View of De La S, St. Expupery, Poincenot and Fitz Roy
Not wanting to waste our time, we started to make our way towards a Mojan Rojo, a scrambly little peak that translates to meaning Red Turd.  It was essentially a mountaineering objective and offered one 80 foot 5.6 pitch near the summit.  It was stunning views of the entire Massif and into the Torre Valley.  We could see the clouds building over the Torre Valley and we quickly began our descent back to town.  

Heading up towards Mojon Rojo

Jonathon walking up Mojon Rojo

Leading the final pitch to the summit

Jonathon descending off Mojon Rojo

As we hiked back on the trail, we got to watch the front build over the mountains or 'the wall of hate' as it is affectionally called.  The big grey clouds started traveling over the range, the winds picked up and there was intermittent but light precipitation.  And that was it; our window was over and we were safely back in town warm, showered and well fed.  

Look! Its South America in Laguna Sucia!

And now South America turned into Central America

Taking it all in

The wall of hate building over the Fitz Roy Massif

Monday, January 26, 2015

Patagonia - Episode 3 - Aguja Guillaumet Ascent

View of Aguja Guillemet with Mermoz and Fitz Roy in the background 
Our first window arrived and we excitedly packed up our gear to head into the mountains.  With over a meter and a half of new snow, we were skeptical about rock climbing conditions and concerned about avalanches.  Considering all this, we knew our options might be limited.

With alpine climbing, its important to be open-minded, adaptable and flexible as conditions can change rapidly.  I tend to like to stick to my plans and can be very goal-driven in terms of my climbing objectives.  Prior to this trip, Jonathon asked me to try to be more flexible. With that request in mind, I tried to work on not getting suckered into a single objective and be willing to deviate from our plans.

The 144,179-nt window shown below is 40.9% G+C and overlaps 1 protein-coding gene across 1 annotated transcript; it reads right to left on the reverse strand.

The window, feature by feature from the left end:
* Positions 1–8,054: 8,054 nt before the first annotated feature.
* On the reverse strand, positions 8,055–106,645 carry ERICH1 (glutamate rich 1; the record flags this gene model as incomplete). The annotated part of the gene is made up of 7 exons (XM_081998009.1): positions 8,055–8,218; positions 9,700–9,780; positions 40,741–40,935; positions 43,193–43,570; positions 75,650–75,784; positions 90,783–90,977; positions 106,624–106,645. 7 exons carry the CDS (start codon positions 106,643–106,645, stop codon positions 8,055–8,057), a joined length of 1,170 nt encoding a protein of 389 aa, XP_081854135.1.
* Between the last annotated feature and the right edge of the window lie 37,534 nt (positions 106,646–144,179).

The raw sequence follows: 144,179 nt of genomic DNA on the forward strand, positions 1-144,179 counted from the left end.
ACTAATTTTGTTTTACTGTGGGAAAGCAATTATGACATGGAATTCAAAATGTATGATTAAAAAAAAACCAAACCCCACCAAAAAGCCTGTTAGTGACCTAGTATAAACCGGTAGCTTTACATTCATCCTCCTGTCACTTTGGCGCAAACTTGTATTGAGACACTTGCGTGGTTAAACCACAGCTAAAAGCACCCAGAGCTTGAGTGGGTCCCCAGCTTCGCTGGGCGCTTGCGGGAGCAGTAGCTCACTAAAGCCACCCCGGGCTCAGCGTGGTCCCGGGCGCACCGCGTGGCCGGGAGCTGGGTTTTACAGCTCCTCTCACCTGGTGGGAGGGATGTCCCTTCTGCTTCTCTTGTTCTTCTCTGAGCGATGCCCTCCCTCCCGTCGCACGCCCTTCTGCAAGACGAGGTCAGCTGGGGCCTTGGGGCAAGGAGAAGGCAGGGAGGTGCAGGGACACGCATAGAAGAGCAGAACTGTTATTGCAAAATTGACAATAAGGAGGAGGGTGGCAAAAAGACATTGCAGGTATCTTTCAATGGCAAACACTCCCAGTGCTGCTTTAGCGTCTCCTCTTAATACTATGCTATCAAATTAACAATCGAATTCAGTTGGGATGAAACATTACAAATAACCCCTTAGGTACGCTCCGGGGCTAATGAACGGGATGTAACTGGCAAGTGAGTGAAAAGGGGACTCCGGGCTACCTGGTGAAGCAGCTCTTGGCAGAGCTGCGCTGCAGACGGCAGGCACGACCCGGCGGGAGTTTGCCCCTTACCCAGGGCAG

We hiked up to Piedra Negra in a light drizzle and heavy fog.  We were hopeful that the forecast was going to be accurate and the skies would clear later that afternoon.  The hike was steep and slippery but not overly eventful.  Camp was snowy and the clouds were thick, preventing us from seeing any of our climbing objectives.  

Jonathon hiking through the fog to Piedra Negra

Setting up camp at Piedra Negra as the sun starts to warm things up

We woke at 4 am the next day and began hiking up towards to Comesana-Fonrouge, a moderate rock climbing objective described as the perfect first patagonia route.  When we got to the base of the route, we decided that the route was too icy and snowy for us.  We turned around and started heading towards Guillaumet Pass to attempt the Amy Couliour.  Many other folks had the same idea and we climbed the route with several other parties.  There was lots of ice coming down the initial steep snow/ice pitches and my hand got really bruised by falling ice.  Those pitches were pretty straightforward and they would have gone much faster if we weren't so concerned about falling ice from the parties above us.

Hiking towards the Comesana-Fonrouge before turning around

Jonathon finishing up the final snow/ice section on the Amy  Couloir

Checking out the views